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Vulnerabilities are discovered everyday. The recent Heart bleed attack caught many people off guard. I was wondering if a serious flaw was to be discovered that allows unfettered access to SSH, how should I defend myself and minimize my exposure to such an attack in order to have sufficient time to patch the server?

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Setup a port knock daemon which opens the firewall for some time when specific ports are "touched" in some specific order. See for more information Port knocking

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Setup IP filters on your firewall or server, so that SSH connections are only accepted from a specific static IP. That will at least force an attacker to compromise your client or your network infrastructure, before they can use a 0-day attack against your SSH server.

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  • I have thought about that too, but it doesn't work for my case as I don't have a fixed IP address. – Question Overflow Aug 3 '14 at 10:11
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    It may be a very "patchy" thing, but you could allow a particular netblock (like: 1.1.0.0/16), sure, you allow 65k addresses, (or 16M, if you allow /8) - but you block the others. – ndrix Aug 3 '14 at 12:59
  • Not feasible because my ISP has many IP blocks that are scattered around the full spectrum. – Question Overflow Aug 3 '14 at 16:57
  • Setup dynamic DNS on your SSH clients and whitelist them. I have a script that resolves my clients' IPs every few minutes and updates my firewall rules. – Michael May 26 at 0:38
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OpenSSH provides a very good initial security, because it uses privilege separation and sandboxing. This way the small network listen and authentication part is separated from the rest, that is, it runs as a different non-privileged user and with sandboxing it also can do only limited system calls.

The major problem then is brute-force password probing. The easiest way to limit your attack surface here is to disallow password authentication, i.e. only allow public-key authentication or at least limit password authentication to few users with known hard-to-guess passwords. Because, once the attacker has access as a local user it is often easy to use a privilege escalation exploit to get full system access.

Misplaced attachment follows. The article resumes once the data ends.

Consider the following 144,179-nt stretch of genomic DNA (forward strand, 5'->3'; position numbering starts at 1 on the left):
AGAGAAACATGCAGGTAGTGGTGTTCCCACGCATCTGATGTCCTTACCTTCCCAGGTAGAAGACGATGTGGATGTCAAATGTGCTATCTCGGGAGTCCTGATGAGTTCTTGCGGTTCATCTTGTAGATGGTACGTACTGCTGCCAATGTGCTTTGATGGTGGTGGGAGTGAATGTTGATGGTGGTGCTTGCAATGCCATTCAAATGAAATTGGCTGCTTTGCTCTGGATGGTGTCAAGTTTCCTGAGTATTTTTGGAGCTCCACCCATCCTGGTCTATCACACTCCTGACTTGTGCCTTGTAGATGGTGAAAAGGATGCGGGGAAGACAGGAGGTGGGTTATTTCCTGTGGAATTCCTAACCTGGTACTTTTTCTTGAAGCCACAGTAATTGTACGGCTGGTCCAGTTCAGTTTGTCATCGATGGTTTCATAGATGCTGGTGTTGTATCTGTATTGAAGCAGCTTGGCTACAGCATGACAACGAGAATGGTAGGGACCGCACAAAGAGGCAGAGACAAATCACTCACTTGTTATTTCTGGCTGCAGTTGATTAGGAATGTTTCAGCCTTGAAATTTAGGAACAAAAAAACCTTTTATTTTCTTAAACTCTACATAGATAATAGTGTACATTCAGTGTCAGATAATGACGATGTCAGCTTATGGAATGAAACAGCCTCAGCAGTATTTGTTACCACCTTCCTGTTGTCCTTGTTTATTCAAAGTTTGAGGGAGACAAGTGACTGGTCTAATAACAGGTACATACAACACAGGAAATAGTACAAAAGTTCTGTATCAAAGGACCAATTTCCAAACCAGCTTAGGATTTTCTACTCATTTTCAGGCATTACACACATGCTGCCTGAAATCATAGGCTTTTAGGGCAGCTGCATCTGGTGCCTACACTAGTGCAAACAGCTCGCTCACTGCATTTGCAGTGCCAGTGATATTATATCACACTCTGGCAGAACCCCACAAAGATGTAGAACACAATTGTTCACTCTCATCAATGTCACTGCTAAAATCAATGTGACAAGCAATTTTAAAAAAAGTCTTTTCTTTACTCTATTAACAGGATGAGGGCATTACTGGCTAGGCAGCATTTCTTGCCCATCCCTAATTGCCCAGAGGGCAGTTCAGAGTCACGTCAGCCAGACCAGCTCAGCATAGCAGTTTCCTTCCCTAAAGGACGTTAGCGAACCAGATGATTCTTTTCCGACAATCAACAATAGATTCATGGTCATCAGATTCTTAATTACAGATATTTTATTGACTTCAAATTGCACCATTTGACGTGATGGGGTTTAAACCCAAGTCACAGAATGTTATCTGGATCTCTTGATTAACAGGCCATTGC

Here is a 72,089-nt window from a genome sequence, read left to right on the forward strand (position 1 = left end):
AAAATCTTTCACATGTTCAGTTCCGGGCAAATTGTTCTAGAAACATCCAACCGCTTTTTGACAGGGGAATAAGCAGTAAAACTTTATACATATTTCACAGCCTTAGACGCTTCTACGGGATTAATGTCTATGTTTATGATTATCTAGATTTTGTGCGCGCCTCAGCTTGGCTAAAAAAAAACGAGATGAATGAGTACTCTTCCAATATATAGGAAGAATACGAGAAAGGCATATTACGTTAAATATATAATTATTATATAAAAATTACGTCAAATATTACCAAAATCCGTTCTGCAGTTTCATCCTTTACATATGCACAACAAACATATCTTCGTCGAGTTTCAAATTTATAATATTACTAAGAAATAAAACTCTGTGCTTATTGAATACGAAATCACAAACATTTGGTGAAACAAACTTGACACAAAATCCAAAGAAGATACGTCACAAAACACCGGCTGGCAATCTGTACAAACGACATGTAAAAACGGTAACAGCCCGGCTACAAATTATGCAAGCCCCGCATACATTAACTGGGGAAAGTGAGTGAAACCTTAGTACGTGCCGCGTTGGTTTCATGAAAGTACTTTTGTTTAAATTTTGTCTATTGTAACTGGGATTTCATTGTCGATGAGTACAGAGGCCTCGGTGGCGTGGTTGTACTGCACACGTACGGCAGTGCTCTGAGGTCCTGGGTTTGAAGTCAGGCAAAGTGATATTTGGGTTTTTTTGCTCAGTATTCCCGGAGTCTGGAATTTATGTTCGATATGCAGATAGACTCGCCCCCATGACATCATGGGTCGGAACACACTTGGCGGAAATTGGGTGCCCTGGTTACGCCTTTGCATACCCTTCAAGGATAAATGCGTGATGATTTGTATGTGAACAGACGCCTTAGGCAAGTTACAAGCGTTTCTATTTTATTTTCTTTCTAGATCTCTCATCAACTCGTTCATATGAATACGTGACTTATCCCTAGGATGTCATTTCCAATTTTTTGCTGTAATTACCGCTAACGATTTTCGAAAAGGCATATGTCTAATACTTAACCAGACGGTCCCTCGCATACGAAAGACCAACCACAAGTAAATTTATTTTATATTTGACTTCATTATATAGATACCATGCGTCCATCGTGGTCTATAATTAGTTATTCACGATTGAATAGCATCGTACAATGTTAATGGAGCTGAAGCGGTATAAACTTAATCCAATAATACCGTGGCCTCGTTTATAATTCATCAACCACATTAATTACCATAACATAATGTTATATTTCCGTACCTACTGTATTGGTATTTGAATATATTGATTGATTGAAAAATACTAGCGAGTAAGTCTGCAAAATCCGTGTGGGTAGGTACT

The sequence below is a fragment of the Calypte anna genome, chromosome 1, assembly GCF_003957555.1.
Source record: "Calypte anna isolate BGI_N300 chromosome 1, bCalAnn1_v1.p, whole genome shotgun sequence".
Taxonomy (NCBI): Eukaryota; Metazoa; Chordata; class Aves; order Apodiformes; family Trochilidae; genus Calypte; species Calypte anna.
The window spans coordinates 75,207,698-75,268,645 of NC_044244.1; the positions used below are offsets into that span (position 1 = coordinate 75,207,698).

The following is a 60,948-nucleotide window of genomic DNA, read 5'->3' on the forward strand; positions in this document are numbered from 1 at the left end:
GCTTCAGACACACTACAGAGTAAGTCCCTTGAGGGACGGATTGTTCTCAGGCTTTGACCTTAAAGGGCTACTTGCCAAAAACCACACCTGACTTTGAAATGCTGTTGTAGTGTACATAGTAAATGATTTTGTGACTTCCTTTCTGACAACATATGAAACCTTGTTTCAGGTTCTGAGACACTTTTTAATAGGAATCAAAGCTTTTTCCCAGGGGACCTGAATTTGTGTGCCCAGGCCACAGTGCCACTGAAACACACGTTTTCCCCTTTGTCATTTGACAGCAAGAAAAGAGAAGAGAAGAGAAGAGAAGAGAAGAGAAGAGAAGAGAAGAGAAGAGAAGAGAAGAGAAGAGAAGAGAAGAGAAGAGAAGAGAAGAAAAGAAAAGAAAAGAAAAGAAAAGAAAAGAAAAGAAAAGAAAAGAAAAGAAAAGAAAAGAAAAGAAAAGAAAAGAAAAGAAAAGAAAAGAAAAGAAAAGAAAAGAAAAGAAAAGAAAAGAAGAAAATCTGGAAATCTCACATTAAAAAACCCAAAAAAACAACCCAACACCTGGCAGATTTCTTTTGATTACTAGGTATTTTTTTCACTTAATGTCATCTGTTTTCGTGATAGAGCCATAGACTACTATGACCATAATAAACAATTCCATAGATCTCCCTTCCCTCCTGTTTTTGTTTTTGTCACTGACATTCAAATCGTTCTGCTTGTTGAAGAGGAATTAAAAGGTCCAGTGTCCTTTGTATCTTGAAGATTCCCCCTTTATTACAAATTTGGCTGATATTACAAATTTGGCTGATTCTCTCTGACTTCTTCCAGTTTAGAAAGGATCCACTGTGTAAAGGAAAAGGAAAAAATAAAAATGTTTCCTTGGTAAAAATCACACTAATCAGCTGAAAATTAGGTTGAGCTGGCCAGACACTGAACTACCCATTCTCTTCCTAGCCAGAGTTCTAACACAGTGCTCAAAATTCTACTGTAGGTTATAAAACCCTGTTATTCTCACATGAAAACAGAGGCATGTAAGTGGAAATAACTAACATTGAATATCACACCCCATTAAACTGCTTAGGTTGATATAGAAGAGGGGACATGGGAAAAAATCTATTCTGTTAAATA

Also, limiting the amount of SSH connection attempts limits the attack surface as does moving to a non-standard port. Examples from my sshd_config:

 Port 22                               # port 22 gets rate limit with iptables
 Port 22922                            # use an uncommon port where nobody probes for unlimited access
 AllowUsers user1 user2 trusted_user   # limit users which might connect
 PasswordAuthentication no             # no password authentication by default
 # allow password authentication only for users which care about their password
 Match User trusted_user
 PasswordAuthentication yes

And the iptables rules I use to limit connection rate for SSH.

 iptables -N SSH_CHECK
 # limit ssh on default port from same IP to 3/40 sec
 iptables -A INPUT -p tcp --dport 22 -m state --state NEW -j SSH_CHECK
 iptables -A SSH_CHECK -m recent --set --name SSH
 iptables -A SSH_CHECK -m recent --update --seconds 40 --hitcount 3 --name SSH -j DROP

And if you think that these methods combined don't give you enough time to react in case of a major security problem you can set up a multi-staged system. For example you could run the externally visible SSH daemon in some kind of sandbox (chroot, container, virtual or real machine) and make the user log in there. After the first successful login the user then must continue to log into the next stage of your system etc.

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  • Those are actually the basic things to do. I am talking about the discovery of a major security flaw in SSH implementation that allows user to gain a root shell even without a key or password. – Question Overflow Aug 3 '14 at 16:55
  • For more security you could setup a multi-staged system. See edit. – Steffen Ullrich Aug 3 '14 at 17:26
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I honestly can't believe any of the previous posters have told you the obvious answer.

Both of the above answers are WRONG.... you don't need port knocking, you don't need to change your port, you don't need to set up IP filters.... unless you really want to do "belt and braces".

All you need to do is do what most people are too lazy to do ....

(a) Setup public key authentication and disable all other forms of authentication

PasswordAuthentication no
ChallengeResponseAuthentication no
PermitRootLogin no

(b) Keep your system patched and up to date

Really, its that simple. There's no need to go all OTT.

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